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Janice Knapp v. Michael J. Astrue

May 10, 2012


The opinion of the court was delivered by: Jennifer L. Thurston United States Magistrate Judge


Janice Knapp ("Plaintiff") asserts she is entitled to supplemental security income under Title XVI of the Social Security Act. Plaintiff argues the administrative law judge ("ALJ") improperly evaluated the opinion of a treating physician, failed to find her chronic obstructive pulmonary disease was a severe impairment, and erred in assessing her credibility. Therefore, Plaintiff seeks review of the administrative decision denying her claim for benefits. For the reasons set forth below, Plaintiff's motion for summary judgment is GRANTED and the matter is REMANDED for further proceedings.


Plaintiff filed an application for supplemental security income on January 31, 2007, alleging disability beginning September 30, 2005. AR at 107. The Social Security Administration denied her claim initially and upon reconsideration. Id. at 68-81. After requesting a hearing, Plaintiff testified 2 before an ALJ on March 6, 2009. Id. at 25-55. The ALJ determined Plaintiff was not disabled, and 3 issued an order denying benefits on June 16, 2009. Id. at 16-22. Plaintiff requested review of the 4 ALJ's decision by the Appeals Council of Social Security, which was denied on December 13, 2010.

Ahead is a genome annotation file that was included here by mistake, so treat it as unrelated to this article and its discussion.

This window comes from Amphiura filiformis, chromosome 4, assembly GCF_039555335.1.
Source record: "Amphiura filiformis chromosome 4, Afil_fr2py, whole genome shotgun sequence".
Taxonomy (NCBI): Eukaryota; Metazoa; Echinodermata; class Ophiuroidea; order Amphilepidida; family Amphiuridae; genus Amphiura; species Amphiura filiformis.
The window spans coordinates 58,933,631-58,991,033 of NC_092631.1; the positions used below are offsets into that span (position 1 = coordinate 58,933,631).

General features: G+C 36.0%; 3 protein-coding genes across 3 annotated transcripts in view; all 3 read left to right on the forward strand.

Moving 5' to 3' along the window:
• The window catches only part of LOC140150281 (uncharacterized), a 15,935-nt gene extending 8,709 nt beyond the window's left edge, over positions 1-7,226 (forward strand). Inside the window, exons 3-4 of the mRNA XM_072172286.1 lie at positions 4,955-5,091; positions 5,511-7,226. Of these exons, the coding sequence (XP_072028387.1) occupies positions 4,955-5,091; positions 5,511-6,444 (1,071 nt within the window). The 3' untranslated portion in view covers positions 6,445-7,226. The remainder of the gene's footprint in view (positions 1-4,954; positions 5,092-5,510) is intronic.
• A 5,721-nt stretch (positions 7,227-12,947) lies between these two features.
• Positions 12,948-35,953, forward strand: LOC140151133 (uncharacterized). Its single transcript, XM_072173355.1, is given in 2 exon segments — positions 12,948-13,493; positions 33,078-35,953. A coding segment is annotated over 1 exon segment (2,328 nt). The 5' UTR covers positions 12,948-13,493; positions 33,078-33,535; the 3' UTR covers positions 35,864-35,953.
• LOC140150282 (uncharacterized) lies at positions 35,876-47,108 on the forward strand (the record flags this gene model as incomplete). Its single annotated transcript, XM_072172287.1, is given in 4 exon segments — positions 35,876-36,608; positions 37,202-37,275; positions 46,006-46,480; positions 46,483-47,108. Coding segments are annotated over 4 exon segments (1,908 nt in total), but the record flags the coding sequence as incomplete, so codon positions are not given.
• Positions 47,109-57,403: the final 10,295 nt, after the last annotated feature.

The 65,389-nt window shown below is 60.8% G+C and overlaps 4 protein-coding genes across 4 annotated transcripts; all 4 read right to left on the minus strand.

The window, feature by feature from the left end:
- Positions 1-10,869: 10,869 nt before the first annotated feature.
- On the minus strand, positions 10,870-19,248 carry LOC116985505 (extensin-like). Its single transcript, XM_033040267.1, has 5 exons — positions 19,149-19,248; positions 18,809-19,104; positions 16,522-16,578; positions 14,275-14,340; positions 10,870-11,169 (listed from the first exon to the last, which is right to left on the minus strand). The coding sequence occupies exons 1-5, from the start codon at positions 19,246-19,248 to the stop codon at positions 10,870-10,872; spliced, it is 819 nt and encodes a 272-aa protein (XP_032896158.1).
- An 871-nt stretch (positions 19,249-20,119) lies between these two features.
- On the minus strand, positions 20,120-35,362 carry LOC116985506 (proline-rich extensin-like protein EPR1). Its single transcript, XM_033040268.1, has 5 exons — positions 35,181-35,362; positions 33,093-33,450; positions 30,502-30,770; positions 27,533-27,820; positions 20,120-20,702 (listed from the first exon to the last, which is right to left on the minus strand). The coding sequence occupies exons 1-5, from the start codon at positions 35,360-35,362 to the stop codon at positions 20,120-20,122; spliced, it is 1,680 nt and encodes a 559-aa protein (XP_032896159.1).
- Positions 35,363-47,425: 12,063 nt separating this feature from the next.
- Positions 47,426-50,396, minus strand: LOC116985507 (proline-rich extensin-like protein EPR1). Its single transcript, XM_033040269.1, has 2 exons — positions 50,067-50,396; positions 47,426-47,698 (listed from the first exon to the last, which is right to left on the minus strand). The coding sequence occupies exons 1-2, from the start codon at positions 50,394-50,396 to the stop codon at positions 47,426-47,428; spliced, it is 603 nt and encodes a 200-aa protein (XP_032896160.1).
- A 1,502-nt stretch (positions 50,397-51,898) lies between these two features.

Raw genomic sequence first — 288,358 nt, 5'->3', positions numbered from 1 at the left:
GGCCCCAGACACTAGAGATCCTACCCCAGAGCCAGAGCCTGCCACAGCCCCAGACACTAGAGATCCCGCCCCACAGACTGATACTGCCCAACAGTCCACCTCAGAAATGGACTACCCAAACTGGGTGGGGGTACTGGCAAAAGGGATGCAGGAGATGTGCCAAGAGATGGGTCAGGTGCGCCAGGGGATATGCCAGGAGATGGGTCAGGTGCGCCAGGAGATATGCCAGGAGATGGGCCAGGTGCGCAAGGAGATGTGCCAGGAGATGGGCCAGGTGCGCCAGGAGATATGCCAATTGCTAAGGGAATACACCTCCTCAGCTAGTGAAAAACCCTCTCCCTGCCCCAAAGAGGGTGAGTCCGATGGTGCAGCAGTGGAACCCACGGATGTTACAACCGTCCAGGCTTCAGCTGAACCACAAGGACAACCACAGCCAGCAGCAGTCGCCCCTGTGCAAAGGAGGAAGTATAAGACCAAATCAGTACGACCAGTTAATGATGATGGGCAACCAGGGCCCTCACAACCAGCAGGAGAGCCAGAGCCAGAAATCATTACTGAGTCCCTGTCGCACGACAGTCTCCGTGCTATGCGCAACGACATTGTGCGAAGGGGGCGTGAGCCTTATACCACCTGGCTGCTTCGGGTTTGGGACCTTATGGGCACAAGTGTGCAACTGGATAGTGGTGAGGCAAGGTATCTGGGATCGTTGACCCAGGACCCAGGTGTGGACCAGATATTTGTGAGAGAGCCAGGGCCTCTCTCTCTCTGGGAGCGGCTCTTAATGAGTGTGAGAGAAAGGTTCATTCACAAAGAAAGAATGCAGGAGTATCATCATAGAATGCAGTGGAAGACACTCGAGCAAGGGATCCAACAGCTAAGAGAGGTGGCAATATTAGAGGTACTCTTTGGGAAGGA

Id. at 1-4. Therefore, the ALJ's determination became the decision of the Commissioner of Social Security ("Commissioner").


District courts have a limited scope of judicial review for disability claims after a decision by 9 the Commissioner to deny benefits under the Social Security Act. When reviewing findings of fact, such as whether a claimant was disabled, the Court must determine whether the Commissioner's decision is supported by substantial evidence or is based on legal error. 42 U.S.C. § 405(g). The ALJ's determination that the claimant is not disabled must be upheld by the Court if the proper legal standards were applied and the findings are supported by substantial evidence. See Sanchez v. Sec'y of Health & Human Serv., 812 F.2d 509, 510 (9th Cir. 1987).